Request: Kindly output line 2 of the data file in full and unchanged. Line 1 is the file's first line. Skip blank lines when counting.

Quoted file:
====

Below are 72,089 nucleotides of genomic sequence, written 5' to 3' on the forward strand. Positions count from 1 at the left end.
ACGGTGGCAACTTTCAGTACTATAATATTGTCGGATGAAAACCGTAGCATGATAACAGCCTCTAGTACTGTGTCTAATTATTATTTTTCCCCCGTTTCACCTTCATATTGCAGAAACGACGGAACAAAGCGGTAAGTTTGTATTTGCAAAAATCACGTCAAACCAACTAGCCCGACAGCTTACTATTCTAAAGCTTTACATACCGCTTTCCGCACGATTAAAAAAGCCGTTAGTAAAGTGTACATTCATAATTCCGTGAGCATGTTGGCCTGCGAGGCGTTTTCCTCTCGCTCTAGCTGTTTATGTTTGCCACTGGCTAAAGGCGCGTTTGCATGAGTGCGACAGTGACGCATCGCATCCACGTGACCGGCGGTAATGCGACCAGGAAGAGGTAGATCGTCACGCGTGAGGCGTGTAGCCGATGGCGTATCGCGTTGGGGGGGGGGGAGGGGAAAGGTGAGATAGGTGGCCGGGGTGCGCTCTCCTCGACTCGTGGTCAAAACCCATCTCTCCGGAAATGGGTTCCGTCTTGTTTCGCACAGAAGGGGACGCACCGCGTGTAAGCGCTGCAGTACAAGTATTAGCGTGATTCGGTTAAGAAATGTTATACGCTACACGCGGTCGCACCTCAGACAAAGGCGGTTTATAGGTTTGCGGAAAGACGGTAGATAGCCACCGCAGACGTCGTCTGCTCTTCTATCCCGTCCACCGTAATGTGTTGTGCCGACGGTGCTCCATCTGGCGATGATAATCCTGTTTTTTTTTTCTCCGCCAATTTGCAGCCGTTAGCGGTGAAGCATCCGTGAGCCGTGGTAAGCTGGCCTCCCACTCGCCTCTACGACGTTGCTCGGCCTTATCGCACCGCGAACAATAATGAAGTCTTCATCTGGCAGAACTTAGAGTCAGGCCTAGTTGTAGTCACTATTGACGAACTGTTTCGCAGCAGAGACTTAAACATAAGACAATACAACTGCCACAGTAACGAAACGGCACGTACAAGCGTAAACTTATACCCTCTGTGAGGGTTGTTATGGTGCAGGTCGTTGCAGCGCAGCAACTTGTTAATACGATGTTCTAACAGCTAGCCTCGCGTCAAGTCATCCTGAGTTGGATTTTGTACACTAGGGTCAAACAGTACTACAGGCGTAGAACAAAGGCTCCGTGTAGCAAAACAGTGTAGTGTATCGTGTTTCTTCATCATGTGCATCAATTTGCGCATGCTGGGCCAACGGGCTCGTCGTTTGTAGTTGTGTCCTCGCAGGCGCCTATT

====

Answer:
ACGGTGGCAACTTTCAGTACTATAATATTGTCGGATGAAAACCGTAGCATGATAACAGCCTCTAGTACTGTGTCTAATTATTATTTTTCCCCCGTTTCACCTTCATATTGCAGAAACGACGGAACAAAGCGGTAAGTTTGTATTTGCAAAAATCACGTCAAACCAACTAGCCCGACAGCTTACTATTCTAAAGCTTTACATACCGCTTTCCGCACGATTAAAAAAGCCGTTAGTAAAGTGTACATTCATAATTCCGTGAGCATGTTGGCCTGCGAGGCGTTTTCCTCTCGCTCTAGCTGTTTATGTTTGCCACTGGCTAAAGGCGCGTTTGCATGAGTGCGACAGTGACGCATCGCATCCACGTGACCGGCGGTAATGCGACCAGGAAGAGGTAGATCGTCACGCGTGAGGCGTGTAGCCGATGGCGTATCGCGTTGGGGGGGGGGGAGGGGAAAGGTGAGATAGGTGGCCGGGGTGCGCTCTCCTCGACTCGTGGTCAAAACCCATCTCTCCGGAAATGGGTTCCGTCTTGTTTCGCACAGAAGGGGACGCACCGCGTGTAAGCGCTGCAGTACAAGTATTAGCGTGATTCGGTTAAGAAATGTTATACGCTACACGCGGTCGCACCTCAGACAAAGGCGGTTTATAGGTTTGCGGAAAGACGGTAGATAGCCACCGCAGACGTCGTCTGCTCTTCTATCCCGTCCACCGTAATGTGTTGTGCCGACGGTGCTCCATCTGGCGATGATAATCCTGTTTTTTTTTTCTCCGCCAATTTGCAGCCGTTAGCGGTGAAGCATCCGTGAGCCGTGGTAAGCTGGCCTCCCACTCGCCTCTACGACGTTGCTCGGCCTTATCGCACCGCGAACAATAATGAAGTCTTCATCTGGCAGAACTTAGAGTCAGGCCTAGTTGTAGTCACTATTGACGAACTGTTTCGCAGCAGAGACTTAAACATAAGACAATACAACTGCCACAGTAACGAAACGGCACGTACAAGCGTAAACTTATACCCTCTGTGAGGGTTGTTATGGTGCAGGTCGTTGCAGCGCAGCAACTTGTTAATACGATGTTCTAACAGCTAGCCTCGCGTCAAGTCATCCTGAGTTGGATTTTGTACACTAGGGTCAAACAGTACTACAGGCGTAGAACAAAGGCTCCGTGTAGCAAAACAGTGTAGTGTATCGTGTTTCTTCATCATGTGCATCAATTTGCGCATGCTGGGCCAACGGGCTCGTCGTTTGTAGTTGTGTCCTCGCAGGCGCCTATT